5. Label one circle "white people" and another "black people" and another "asian people," etc.

6. If your descendants come from a particular circle, that signifier is inherited through generations as long as the offspring share the traits originally identified with that circle.

You do have to admit though there are geographical boundaries though that make gene flow more difficult. Subsaharan Africa was separated by a giant desert, Australia, and the Americas were separated by large water masses.

If that is relevant to distinction, why have sub-saharan and northern african uniformly been labeled "black" (unless their civilization built something big)?

cause they all look black. But if you looking at race based upon geographical separation, I think a distinction between subsaharan africa and northern africa is warranted.

The problem is that ultimately you can come up with any criteria under which to decide where the "circle" lies. If, as you argue, we should take environmentally important natural population boundaries, it results in one set of "races." If you go by certain race realists, we should look to the temperature and climate change between africa and europe/asia as where race is lined up.

I am a race realist of some sorts. And yes, natural population boundaries are the best method, since what it ultimately comes down to is how much gene flow over length of time, which is based on natural population boundaries. Just like speciation occurs due to natural population boundaries. Native Americans, for example, were completely separated, with no way of gene flow to actually occur, from Europeans for tens of thousands of years.

I provided the "map and sharpie" example not to say races are necessarily based in geographical proximity but to comment on how we can "create" race in such a way that it is biologically true.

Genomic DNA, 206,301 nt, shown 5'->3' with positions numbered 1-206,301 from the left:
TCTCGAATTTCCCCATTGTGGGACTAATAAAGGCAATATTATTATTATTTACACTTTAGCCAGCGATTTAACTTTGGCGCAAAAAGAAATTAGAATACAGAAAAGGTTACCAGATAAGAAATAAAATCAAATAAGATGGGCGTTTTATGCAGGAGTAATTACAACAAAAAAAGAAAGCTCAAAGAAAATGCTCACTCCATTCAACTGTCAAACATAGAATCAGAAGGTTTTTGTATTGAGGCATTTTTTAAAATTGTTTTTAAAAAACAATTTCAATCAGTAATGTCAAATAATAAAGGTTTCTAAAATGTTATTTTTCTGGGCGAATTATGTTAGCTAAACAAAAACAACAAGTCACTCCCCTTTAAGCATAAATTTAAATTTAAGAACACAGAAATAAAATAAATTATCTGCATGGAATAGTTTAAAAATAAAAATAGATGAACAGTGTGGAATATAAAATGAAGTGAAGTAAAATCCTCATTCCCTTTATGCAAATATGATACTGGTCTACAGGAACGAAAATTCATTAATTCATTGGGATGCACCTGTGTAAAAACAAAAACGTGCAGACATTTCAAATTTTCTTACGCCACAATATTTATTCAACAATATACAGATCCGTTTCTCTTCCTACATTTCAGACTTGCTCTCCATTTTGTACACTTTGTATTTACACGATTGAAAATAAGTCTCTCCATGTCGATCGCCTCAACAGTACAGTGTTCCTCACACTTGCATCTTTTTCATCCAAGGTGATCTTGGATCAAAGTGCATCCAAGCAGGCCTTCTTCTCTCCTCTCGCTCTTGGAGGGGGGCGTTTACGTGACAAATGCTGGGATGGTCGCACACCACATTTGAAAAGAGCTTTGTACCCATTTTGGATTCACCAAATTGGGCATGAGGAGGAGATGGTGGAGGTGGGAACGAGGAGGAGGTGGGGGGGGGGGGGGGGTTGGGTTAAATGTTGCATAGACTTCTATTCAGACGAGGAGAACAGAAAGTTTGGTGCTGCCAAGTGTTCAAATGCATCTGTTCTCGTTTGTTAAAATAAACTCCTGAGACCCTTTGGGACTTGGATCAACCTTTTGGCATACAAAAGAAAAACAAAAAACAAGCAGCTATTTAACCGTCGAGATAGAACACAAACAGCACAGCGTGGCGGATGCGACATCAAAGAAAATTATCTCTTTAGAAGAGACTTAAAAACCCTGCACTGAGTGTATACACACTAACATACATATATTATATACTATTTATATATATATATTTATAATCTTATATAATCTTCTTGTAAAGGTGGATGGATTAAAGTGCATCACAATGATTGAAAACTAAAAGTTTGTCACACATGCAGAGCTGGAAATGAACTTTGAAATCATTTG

In such a way, a sentence like "He is a black person" can be true because of how we differentiate races EVEN THOUGH we actively made up these categories.

So it's not quite right to say "there is ultimately no such thing as race" but it's not quite right to say "race is inherent to a population." If you were born in Africa or your recent ancestors are from it, then the chances of you being susceptible to certain diseases is higher than those we call "caucasian."

So it's not quite right to say "there is no difference between races" even though ultimately race is an arbitrary categorization.

So what "makes" a person white or non-white, really, is that particular societies' most popular conception of how we should draw sharpie circles around parts of the map. The Irish were considered a different race from white people, different in mannerism (more violent, stupid, and sexual) and anatomy (more like apes) as well as more prone to crime (according to phrenologists).

Sounds pretty "inherently biological" when you listen to the rhetoric at the time.